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Economics of Early Childhood Development and Care:
The cost of not doing enough

Charlie Coffey
Executive Vice President
Government & Community Affairs
RBC Financial Group
Building a Comprehensive Early Childhood Development System

Hilton Québec Hotel
Québec City, Québec

Tuesday, May 25, 2004

(Please check against delivery)

Bonjour tout le monde! Good morning everyone. Special greetings to Senator Landon Pearson, Parliamentary Secretary to the Prime Minister, John Godfrey and Minister Jim Rondeau.

Ray, thanks very much for the marvelous introduction. I've learned a great deal from the community-based early childhood development project - Better Beginnings, Better Futures in Ontario, and especially enjoyed reading the highlights of lessons learned. This is a research model with widespread application across the country and one that has your indelible mark on it.

It's a pleasure to visit the capital city of la "Belle Province" today - a city, province and people that places tremendous focus on children and family. I remember hearing the announcement about where the Centre of Excellence for Early Childhood Development (CEECD) would be located…and I also remember not being surprised with the choice of Quebec and Montreal.
As you may be aware, one of Canada's communications pioneers, the late Marshall McLuhan, often shared his thoughts about children. You may recall his remark about changing infant diapers that goes like this: "Diaper backwards spells repaid. Think about it." Many interpretations have followed over the years - I prefer the one that suggests there are short/long-term "benefits" for taking care of children early on.
After hearing Fraser Mustard speak, the man who originally got me and RBC involved in supporting early childhood development, not to mention Dan Keating, who among many credits, can claim the distinction, Royal Bank Fellow of the Canadian Institute for Advanced Research (CIAR), they are hard acts to follow. However, a comprehensive conference about early childhood development is more than the biological and psychological dimensions - it's also about integrating an economics dimension. And it's my job this morning to shed more light on the economics. In doing so, I'm convinced you'll see the interconnection with Fraser's and Dan's themes - I'm also convinced you'll see there's a cost to not doing enough.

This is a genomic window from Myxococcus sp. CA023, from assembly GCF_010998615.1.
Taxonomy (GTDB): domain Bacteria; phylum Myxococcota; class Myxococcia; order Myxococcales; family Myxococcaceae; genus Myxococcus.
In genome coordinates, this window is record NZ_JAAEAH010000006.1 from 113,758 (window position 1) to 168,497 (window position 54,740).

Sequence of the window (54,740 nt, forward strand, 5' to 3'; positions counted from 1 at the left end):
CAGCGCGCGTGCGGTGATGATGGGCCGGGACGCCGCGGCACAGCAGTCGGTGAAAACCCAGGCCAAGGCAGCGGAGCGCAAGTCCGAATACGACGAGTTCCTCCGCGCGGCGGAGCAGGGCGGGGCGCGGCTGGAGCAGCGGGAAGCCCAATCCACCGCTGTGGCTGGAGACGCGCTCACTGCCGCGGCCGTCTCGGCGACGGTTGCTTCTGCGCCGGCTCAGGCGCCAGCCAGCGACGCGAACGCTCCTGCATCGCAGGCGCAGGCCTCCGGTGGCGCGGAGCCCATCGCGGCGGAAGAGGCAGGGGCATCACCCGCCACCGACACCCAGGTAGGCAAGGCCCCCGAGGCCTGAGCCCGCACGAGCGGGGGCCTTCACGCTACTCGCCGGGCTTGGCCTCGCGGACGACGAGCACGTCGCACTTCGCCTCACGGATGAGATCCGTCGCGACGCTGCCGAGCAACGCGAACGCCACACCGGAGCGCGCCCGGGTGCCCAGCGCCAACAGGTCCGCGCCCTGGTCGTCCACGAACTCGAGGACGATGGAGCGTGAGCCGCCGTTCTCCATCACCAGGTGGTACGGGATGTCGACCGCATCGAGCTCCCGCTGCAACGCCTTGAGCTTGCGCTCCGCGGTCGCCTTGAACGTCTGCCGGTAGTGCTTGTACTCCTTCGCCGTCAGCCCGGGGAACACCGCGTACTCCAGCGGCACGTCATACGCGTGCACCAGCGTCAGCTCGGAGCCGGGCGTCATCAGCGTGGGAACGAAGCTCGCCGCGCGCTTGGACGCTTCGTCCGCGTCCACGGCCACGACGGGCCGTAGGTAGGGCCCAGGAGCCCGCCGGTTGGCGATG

As I glance around this room, I can't help but appreciate the power of the collective voice plus the value of raising the volume and the bar when it comes to investing in early childhood development and care. From policy/service planners, child development researchers and provincial/federal representatives from coast to coast, to children's advocates from the United States and Italy, each and every one of you is part of the collective voice. And it's the same collective voice that will help ensure more business people are in the room at the next early years conference or the next event in your community and communities across the country.

There's no doubt the time is now to convince corporate Canada to take a more active interest and leadership role in supporting early childhood development and care. The key to convincing business revolves around building and selling a compelling case - demonstrating that investing in our children is good economics - good business.

The obvious place to start is with my involvement. I'm involved in supporting early childhood development and care because it's an economic investment that requires more federal, provincial and municipal government action. RBC can help influence public policy and public opinion. After all, the development of human capital at an early age is key to a successful economy.

I'm involved because it's an economic investment that needs corporate/business action. As a business leader, I have a responsibility to push the envelope on high priority issues - and what's more important than children?

I'm also involved because it's an economic investment that requires more community action - kids are everybody's business. Integrated early years programming is one of the best investments communities can make. As a children's advocate (and parent), the only way to make a difference is to get involved and get others involved!